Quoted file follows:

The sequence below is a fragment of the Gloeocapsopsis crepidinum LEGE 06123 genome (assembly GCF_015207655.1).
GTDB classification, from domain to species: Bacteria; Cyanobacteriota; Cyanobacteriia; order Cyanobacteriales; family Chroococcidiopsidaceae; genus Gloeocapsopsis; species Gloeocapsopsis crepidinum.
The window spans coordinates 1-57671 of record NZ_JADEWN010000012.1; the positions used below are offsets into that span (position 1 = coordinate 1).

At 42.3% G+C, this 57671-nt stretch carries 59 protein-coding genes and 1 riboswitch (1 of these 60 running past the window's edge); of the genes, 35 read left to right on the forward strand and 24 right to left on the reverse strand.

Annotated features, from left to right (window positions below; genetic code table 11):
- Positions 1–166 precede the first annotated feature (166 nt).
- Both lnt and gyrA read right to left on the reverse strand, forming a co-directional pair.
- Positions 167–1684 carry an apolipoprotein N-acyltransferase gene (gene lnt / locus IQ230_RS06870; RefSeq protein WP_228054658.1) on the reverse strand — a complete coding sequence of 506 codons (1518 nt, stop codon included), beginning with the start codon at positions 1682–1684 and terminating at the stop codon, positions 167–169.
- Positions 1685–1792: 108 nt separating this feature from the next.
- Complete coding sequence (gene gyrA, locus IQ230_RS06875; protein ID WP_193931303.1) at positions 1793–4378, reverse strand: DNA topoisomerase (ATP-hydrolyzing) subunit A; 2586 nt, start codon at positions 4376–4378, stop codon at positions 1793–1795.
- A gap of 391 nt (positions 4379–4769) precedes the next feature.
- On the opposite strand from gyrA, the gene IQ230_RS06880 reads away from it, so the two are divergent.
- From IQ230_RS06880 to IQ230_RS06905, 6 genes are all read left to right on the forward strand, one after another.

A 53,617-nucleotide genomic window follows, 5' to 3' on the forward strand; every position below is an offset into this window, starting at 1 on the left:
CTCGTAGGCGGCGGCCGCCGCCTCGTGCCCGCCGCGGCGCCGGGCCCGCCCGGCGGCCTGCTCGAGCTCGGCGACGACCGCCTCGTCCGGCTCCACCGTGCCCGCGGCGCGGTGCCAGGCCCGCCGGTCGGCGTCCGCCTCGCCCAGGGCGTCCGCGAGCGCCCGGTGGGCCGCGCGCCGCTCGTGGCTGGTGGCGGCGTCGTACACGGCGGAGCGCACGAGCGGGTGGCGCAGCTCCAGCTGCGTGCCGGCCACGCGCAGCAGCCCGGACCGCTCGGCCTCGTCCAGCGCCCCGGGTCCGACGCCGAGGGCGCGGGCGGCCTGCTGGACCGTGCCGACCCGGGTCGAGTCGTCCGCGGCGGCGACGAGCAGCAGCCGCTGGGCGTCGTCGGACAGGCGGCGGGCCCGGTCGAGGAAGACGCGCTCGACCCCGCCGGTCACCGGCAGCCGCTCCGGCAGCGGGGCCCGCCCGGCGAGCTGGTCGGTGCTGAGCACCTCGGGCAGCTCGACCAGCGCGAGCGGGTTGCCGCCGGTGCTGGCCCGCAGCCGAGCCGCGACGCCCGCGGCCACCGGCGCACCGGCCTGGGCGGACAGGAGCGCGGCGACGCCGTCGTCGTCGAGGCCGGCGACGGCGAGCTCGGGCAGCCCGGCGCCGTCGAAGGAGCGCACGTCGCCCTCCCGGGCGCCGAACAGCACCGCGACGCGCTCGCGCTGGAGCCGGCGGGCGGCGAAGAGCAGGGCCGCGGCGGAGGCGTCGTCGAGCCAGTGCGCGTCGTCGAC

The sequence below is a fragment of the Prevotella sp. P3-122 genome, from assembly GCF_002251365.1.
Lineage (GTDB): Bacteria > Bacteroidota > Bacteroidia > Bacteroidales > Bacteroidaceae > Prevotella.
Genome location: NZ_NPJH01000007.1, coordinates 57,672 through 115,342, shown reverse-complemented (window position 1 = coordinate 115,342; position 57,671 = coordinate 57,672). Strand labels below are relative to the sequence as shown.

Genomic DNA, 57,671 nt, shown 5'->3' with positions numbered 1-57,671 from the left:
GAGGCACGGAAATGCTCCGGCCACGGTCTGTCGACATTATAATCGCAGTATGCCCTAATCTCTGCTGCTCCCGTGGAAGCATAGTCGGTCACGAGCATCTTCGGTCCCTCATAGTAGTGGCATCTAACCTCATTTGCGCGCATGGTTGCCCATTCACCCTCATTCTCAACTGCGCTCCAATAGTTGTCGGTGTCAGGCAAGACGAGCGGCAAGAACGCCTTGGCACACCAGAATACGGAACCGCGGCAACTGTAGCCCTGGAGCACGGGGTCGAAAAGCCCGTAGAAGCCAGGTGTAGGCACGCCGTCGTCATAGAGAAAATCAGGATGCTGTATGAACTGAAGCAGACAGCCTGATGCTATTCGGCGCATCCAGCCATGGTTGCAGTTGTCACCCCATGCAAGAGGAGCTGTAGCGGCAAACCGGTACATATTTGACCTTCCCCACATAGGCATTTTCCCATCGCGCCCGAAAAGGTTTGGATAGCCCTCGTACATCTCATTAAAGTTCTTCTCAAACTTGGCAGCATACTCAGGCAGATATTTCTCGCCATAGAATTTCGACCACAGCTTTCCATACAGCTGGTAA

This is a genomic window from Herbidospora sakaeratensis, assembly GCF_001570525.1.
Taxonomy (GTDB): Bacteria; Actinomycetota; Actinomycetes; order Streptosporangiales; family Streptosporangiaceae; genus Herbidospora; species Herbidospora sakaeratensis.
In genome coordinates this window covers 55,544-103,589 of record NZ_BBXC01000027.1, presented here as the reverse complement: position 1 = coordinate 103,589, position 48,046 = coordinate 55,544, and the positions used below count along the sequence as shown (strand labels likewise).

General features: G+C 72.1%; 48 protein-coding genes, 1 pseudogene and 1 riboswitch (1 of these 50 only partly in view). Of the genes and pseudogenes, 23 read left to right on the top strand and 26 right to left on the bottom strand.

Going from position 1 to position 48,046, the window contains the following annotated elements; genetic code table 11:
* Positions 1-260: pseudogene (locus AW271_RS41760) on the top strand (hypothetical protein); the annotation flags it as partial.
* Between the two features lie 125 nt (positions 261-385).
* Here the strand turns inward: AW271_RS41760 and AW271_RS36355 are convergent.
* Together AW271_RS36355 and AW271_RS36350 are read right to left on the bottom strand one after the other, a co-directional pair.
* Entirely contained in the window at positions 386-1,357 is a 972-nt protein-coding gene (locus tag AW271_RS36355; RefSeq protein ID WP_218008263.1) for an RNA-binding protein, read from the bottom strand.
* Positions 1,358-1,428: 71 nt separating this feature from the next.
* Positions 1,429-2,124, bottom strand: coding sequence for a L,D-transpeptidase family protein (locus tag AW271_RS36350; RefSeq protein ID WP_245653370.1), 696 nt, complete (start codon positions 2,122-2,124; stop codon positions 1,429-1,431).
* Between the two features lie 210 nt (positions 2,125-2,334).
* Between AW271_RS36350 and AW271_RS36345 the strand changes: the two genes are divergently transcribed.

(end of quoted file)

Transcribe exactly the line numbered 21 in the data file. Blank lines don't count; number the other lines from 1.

This is a genomic window from Herbidospora sakaeratensis, assembly GCF_001570525.1.